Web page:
Here's a (not so) little rant I wrote last week when badly stuck in PhD mire. It's a response to this: a piece by Zadie Smith published in last Saturday's Guardian, where she provides tips for writers and readers. I actually found it really (and a bit surprisingly) illuminating when considered in the art (more properly fine-art) context. I haven't thought this through to the media art context, but then again I'm not sure it's always so different, though fortunately I think it often is quite...
Jon Bird and Andy Webster, an artificial life researcher and an artist, have been collaborating for the last five years on all sorts of very interesting projects. This past weekend, at the very interesting 'Artists, Curators, and the Screen' conference in Portsmouth, organised by Garrett Monaghan, I heard Bird speak about what they call 'Open-ended Strategies for Curation.' Over the last year or so, I have been musing on what may become my own 'open-ended’ curatorial approach, and so I was very interested to hear what he had to say.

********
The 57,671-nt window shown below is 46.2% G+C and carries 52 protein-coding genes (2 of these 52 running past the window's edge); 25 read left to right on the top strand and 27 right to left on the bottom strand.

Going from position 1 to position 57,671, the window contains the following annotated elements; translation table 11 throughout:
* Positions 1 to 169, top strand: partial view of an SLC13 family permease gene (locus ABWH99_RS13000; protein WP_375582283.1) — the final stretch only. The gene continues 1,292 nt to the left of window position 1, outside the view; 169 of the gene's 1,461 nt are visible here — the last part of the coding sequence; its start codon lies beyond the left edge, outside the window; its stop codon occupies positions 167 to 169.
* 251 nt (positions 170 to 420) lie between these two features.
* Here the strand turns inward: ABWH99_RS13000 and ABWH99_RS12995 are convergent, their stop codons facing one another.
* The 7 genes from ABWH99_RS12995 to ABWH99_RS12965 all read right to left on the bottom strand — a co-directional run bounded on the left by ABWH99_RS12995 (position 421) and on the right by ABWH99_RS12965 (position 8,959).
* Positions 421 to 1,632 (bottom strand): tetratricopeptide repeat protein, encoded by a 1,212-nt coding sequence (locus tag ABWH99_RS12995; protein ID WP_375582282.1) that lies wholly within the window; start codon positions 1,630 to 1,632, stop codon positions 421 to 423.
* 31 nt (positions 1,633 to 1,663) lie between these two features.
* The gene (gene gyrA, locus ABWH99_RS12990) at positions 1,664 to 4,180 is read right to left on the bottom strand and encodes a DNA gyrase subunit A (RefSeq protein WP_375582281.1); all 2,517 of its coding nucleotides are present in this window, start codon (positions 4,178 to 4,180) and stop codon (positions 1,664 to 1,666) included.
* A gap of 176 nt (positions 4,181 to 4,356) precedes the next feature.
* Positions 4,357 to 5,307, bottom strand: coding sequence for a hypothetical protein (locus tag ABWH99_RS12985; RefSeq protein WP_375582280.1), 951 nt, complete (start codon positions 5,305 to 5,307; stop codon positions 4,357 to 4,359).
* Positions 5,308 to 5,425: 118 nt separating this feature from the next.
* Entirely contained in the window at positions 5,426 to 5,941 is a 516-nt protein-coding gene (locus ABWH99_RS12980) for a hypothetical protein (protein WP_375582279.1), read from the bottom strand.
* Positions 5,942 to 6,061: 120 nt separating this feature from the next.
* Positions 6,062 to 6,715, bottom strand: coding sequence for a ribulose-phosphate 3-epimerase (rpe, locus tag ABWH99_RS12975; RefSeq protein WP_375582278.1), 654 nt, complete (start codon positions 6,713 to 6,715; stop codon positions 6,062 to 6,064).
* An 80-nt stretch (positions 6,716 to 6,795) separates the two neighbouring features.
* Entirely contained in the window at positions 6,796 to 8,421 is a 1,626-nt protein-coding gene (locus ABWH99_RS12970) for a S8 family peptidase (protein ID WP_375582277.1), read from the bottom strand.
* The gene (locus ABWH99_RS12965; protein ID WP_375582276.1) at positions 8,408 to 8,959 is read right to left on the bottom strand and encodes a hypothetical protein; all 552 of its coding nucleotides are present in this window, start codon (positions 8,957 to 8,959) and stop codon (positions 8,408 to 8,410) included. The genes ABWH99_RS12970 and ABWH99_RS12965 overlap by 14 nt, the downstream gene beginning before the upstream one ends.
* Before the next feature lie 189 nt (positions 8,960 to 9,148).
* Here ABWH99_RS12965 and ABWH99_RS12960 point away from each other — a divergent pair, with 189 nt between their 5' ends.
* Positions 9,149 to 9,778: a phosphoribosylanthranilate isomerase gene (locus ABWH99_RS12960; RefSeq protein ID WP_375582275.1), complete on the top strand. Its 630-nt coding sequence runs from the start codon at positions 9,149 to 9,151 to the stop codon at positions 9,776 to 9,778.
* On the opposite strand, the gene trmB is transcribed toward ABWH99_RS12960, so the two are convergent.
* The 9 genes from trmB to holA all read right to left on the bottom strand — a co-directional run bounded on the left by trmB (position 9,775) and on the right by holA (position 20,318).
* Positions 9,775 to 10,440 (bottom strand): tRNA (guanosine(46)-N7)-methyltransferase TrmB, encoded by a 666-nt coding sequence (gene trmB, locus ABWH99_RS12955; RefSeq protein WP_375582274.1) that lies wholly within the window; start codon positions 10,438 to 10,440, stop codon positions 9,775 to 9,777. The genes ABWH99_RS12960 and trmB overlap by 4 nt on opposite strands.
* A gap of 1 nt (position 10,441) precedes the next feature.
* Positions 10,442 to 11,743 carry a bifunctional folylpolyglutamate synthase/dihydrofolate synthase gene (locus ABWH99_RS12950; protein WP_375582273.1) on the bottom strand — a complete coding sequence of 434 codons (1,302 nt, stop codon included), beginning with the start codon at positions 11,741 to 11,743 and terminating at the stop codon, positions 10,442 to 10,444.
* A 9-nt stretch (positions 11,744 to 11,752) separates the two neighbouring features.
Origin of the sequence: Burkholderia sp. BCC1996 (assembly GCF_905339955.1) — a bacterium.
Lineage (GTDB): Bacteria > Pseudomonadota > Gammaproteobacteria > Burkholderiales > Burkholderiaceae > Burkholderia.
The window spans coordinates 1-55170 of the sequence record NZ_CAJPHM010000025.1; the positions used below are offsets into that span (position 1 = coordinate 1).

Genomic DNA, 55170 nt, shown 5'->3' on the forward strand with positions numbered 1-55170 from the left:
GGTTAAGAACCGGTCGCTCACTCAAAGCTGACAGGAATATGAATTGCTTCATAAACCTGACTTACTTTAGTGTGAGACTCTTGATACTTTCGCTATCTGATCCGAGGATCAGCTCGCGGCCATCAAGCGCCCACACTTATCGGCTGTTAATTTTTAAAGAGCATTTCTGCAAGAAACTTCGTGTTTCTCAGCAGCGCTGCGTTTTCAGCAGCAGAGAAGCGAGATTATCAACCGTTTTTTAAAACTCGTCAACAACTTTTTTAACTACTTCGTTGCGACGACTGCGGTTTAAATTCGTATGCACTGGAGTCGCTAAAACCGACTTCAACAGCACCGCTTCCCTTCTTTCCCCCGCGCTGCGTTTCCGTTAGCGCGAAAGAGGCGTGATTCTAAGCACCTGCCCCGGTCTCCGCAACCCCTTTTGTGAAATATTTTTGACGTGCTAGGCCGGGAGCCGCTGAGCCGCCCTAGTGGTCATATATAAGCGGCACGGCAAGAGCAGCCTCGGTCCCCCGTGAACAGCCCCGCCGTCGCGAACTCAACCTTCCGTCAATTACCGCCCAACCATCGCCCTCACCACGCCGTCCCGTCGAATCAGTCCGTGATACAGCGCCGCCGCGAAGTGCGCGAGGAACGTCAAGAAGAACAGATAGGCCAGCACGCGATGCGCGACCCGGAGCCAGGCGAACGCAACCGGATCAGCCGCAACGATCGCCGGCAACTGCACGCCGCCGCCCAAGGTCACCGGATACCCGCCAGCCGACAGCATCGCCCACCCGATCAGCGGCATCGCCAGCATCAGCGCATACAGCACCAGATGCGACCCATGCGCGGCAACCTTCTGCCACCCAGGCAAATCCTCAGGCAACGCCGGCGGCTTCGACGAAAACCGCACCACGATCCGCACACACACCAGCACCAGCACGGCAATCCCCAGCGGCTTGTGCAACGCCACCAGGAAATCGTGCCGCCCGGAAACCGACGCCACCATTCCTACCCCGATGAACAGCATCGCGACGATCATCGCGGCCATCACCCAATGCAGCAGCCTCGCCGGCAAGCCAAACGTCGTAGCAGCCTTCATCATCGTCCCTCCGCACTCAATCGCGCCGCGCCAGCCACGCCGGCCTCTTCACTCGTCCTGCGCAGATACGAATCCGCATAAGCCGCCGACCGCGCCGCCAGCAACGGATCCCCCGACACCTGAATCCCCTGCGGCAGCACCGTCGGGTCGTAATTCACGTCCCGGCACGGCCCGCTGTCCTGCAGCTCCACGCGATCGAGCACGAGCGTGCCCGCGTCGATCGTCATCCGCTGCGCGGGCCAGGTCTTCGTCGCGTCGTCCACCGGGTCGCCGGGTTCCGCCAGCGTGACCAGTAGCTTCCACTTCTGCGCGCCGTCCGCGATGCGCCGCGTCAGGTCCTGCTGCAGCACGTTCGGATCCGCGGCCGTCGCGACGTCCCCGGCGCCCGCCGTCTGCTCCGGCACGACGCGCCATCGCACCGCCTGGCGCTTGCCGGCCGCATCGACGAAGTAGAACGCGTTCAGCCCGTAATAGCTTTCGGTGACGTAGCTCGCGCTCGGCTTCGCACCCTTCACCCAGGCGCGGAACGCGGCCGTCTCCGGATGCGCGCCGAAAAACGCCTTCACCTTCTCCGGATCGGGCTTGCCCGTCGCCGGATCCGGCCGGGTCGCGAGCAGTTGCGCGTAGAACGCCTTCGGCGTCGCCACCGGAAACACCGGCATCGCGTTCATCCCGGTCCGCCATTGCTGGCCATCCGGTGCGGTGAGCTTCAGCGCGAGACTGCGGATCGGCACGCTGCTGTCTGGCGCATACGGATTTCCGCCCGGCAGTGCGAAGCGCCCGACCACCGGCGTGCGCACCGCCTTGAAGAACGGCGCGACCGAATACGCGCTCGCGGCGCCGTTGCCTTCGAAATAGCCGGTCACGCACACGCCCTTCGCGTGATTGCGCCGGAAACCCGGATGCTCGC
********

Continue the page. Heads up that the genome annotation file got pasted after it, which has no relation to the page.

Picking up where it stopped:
I was a bit disappointed when Bird opened his presentation with a quotation from Hans Ulrich-Obrist, who to my mind epitomises all that could possibly be problematic about 'open-endedness' in curating: one of the prominent members of Nicolas Bourriaud's 'Relational Aesthetics' clique, Obrist and the like advocate openness and the creation of community within exhibitions yet, tempting though this may sound, in practice many ‘relational’ artists and curators fail, as Claire Bishop rightly points out, I think, to ask ‘what types of relations are being produced, for whom, and why?’ (October 110, Fall 2004, 65) The quotation came from Obrist's article, Evolutionary Exhibitions, and like much or the rhetoric surrounding Relational Aesthetics, it was quite seductive:
Furtherfield is a Not-for-Profit Company Limited by Guarantee registered in England and Wales under the Company No.7005205. Registered business address: Ballard Newman, Apex House, Grand Arcade, Tally Ho Corner, London N12 0EH.